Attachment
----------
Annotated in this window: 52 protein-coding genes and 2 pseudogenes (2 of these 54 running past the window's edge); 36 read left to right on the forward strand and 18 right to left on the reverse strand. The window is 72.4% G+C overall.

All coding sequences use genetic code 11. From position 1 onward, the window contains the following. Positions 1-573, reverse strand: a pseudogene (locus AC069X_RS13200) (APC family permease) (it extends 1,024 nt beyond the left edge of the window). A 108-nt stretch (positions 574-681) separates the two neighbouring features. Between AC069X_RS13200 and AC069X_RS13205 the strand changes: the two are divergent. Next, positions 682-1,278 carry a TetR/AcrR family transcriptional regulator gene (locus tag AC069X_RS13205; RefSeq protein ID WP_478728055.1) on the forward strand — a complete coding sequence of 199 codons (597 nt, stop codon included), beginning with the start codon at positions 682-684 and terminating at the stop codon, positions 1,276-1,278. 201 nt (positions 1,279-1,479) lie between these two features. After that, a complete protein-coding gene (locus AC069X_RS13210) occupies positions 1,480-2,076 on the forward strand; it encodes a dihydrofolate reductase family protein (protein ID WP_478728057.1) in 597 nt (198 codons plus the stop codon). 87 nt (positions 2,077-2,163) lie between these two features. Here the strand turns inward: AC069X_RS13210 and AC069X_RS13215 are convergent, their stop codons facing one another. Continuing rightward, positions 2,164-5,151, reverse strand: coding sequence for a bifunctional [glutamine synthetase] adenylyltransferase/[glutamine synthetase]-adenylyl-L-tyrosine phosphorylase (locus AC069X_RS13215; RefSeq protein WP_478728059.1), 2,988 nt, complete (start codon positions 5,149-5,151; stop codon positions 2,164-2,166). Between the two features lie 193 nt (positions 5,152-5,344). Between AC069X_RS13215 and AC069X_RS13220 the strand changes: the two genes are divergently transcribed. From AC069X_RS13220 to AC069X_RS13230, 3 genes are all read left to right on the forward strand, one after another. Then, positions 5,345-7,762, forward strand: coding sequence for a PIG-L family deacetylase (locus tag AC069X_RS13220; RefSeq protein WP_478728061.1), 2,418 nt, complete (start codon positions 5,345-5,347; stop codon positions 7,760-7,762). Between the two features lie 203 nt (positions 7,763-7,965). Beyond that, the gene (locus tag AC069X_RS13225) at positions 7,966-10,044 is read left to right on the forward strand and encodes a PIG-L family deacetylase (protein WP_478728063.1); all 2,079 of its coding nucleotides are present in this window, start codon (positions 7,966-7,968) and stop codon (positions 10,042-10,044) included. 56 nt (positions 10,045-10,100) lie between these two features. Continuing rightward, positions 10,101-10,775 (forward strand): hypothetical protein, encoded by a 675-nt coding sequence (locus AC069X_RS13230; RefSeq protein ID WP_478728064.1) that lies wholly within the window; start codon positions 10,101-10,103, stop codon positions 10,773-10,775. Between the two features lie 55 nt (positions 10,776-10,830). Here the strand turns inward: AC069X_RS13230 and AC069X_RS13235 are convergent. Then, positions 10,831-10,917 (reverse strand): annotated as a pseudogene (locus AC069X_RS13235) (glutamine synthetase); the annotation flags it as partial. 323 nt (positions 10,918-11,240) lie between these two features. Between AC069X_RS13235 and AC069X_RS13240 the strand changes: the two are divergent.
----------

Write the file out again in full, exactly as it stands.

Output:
Annotated in this window: 52 protein-coding genes and 2 pseudogenes (2 of these 54 running past the window's edge); 36 read left to right on the forward strand and 18 right to left on the reverse strand. The window is 72.4% G+C overall.

All coding sequences use genetic code 11. From position 1 onward, the window contains the following. Positions 1-573, reverse strand: a pseudogene (locus AC069X_RS13200) (APC family permease) (it extends 1,024 nt beyond the left edge of the window). A 108-nt stretch (positions 574-681) separates the two neighbouring features. Between AC069X_RS13200 and AC069X_RS13205 the strand changes: the two are divergent. Next, positions 682-1,278 carry a TetR/AcrR family transcriptional regulator gene (locus tag AC069X_RS13205; RefSeq protein ID WP_478728055.1) on the forward strand — a complete coding sequence of 199 codons (597 nt, stop codon included), beginning with the start codon at positions 682-684 and terminating at the stop codon, positions 1,276-1,278. 201 nt (positions 1,279-1,479) lie between these two features. After that, a complete protein-coding gene (locus AC069X_RS13210) occupies positions 1,480-2,076 on the forward strand; it encodes a dihydrofolate reductase family protein (protein ID WP_478728057.1) in 597 nt (198 codons plus the stop codon). 87 nt (positions 2,077-2,163) lie between these two features. Here the strand turns inward: AC069X_RS13210 and AC069X_RS13215 are convergent, their stop codons facing one another. Continuing rightward, positions 2,164-5,151, reverse strand: coding sequence for a bifunctional [glutamine synthetase] adenylyltransferase/[glutamine synthetase]-adenylyl-L-tyrosine phosphorylase (locus AC069X_RS13215; RefSeq protein WP_478728059.1), 2,988 nt, complete (start codon positions 5,149-5,151; stop codon positions 2,164-2,166). Between the two features lie 193 nt (positions 5,152-5,344). Between AC069X_RS13215 and AC069X_RS13220 the strand changes: the two genes are divergently transcribed. From AC069X_RS13220 to AC069X_RS13230, 3 genes are all read left to right on the forward strand, one after another. Then, positions 5,345-7,762, forward strand: coding sequence for a PIG-L family deacetylase (locus tag AC069X_RS13220; RefSeq protein WP_478728061.1), 2,418 nt, complete (start codon positions 5,345-5,347; stop codon positions 7,760-7,762). Between the two features lie 203 nt (positions 7,763-7,965). Beyond that, the gene (locus tag AC069X_RS13225) at positions 7,966-10,044 is read left to right on the forward strand and encodes a PIG-L family deacetylase (protein WP_478728063.1); all 2,079 of its coding nucleotides are present in this window, start codon (positions 7,966-7,968) and stop codon (positions 10,042-10,044) included. 56 nt (positions 10,045-10,100) lie between these two features. Continuing rightward, positions 10,101-10,775 (forward strand): hypothetical protein, encoded by a 675-nt coding sequence (locus AC069X_RS13230; RefSeq protein ID WP_478728064.1) that lies wholly within the window; start codon positions 10,101-10,103, stop codon positions 10,773-10,775. Between the two features lie 55 nt (positions 10,776-10,830). Here the strand turns inward: AC069X_RS13230 and AC069X_RS13235 are convergent. Then, positions 10,831-10,917 (reverse strand): annotated as a pseudogene (locus AC069X_RS13235) (glutamine synthetase); the annotation flags it as partial. 323 nt (positions 10,918-11,240) lie between these two features. Between AC069X_RS13235 and AC069X_RS13240 the strand changes: the two are divergent.